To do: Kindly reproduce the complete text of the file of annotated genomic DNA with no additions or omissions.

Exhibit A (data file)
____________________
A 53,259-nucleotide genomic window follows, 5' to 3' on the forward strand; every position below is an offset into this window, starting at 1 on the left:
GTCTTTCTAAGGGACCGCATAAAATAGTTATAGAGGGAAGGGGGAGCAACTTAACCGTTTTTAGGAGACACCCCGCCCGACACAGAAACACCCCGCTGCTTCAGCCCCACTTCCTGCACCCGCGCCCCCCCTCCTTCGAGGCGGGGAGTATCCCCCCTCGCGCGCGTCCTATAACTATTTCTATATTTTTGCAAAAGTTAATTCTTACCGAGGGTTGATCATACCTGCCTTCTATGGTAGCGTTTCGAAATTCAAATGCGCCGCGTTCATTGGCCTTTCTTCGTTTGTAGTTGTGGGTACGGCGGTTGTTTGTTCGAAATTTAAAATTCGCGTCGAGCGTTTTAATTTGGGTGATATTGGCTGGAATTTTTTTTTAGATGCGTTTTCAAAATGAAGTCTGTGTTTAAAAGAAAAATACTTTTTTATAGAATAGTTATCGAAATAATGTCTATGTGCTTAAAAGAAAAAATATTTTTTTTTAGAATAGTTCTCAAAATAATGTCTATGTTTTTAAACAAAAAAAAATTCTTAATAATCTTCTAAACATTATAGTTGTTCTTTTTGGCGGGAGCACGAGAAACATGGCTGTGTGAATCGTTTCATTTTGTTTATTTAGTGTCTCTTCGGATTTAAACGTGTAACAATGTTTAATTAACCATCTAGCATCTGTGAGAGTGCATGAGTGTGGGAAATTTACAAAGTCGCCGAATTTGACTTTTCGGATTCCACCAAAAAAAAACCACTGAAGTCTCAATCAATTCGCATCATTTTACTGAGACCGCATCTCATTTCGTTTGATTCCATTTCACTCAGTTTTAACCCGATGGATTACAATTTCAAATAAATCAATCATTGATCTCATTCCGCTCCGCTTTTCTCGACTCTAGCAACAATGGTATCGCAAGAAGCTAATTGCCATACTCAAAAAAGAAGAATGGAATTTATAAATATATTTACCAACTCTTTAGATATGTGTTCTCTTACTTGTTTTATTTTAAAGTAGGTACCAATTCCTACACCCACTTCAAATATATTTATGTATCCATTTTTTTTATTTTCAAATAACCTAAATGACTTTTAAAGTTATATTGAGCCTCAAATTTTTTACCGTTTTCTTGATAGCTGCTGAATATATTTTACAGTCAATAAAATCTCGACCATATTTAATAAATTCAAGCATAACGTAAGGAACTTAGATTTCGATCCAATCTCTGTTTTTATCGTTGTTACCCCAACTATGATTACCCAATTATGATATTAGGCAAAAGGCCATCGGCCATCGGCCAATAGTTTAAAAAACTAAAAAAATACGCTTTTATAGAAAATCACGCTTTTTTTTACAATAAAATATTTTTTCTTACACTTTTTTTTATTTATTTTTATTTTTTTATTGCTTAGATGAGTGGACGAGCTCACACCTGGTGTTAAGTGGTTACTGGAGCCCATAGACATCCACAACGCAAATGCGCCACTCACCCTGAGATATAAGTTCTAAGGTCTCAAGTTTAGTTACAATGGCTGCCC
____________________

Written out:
A 53,259-nucleotide genomic window follows, 5' to 3' on the forward strand; every position below is an offset into this window, starting at 1 on the left:
GTCTTTCTAAGGGACCGCATAAAATAGTTATAGAGGGAAGGGGGAGCAACTTAACCGTTTTTAGGAGACACCCCGCCCGACACAGAAACACCCCGCTGCTTCAGCCCCACTTCCTGCACCCGCGCCCCCCCTCCTTCGAGGCGGGGAGTATCCCCCCTCGCGCGCGTCCTATAACTATTTCTATATTTTTGCAAAAGTTAATTCTTACCGAGGGTTGATCATACCTGCCTTCTATGGTAGCGTTTCGAAATTCAAATGCGCCGCGTTCATTGGCCTTTCTTCGTTTGTAGTTGTGGGTACGGCGGTTGTTTGTTCGAAATTTAAAATTCGCGTCGAGCGTTTTAATTTGGGTGATATTGGCTGGAATTTTTTTTTAGATGCGTTTTCAAAATGAAGTCTGTGTTTAAAAGAAAAATACTTTTTTATAGAATAGTTATCGAAATAATGTCTATGTGCTTAAAAGAAAAAATATTTTTTTTTAGAATAGTTCTCAAAATAATGTCTATGTTTTTAAACAAAAAAAAATTCTTAATAATCTTCTAAACATTATAGTTGTTCTTTTTGGCGGGAGCACGAGAAACATGGCTGTGTGAATCGTTTCATTTTGTTTATTTAGTGTCTCTTCGGATTTAAACGTGTAACAATGTTTAATTAACCATCTAGCATCTGTGAGAGTGCATGAGTGTGGGAAATTTACAAAGTCGCCGAATTTGACTTTTCGGATTCCACCAAAAAAAAACCACTGAAGTCTCAATCAATTCGCATCATTTTACTGAGACCGCATCTCATTTCGTTTGATTCCATTTCACTCAGTTTTAACCCGATGGATTACAATTTCAAATAAATCAATCATTGATCTCATTCCGCTCCGCTTTTCTCGACTCTAGCAACAATGGTATCGCAAGAAGCTAATTGCCATACTCAAAAAAGAAGAATGGAATTTATAAATATATTTACCAACTCTTTAGATATGTGTTCTCTTACTTGTTTTATTTTAAAGTAGGTACCAATTCCTACACCCACTTCAAATATATTTATGTATCCATTTTTTTTATTTTCAAATAACCTAAATGACTTTTAAAGTTATATTGAGCCTCAAATTTTTTACCGTTTTCTTGATAGCTGCTGAATATATTTTACAGTCAATAAAATCTCGACCATATTTAATAAATTCAAGCATAACGTAAGGAACTTAGATTTCGATCCAATCTCTGTTTTTATCGTTGTTACCCCAACTATGATTACCCAATTATGATATTAGGCAAAAGGCCATCGGCCATCGGCCAATAGTTTAAAAAACTAAAAAAATACGCTTTTATAGAAAATCACGCTTTTTTTTACAATAAAATATTTTTTCTTACACTTTTTTTTATTTATTTTTATTTTTTTATTGCTTAGATGAGTGGACGAGCTCACACCTGGTGTTAAGTGGTTACTGGAGCCCATAGACATCCACAACGCAAATGCGCCACTCACCCTGAGATATAAGTTCTAAGGTCTCAAGTTTAGTTACAATGGCTGCCC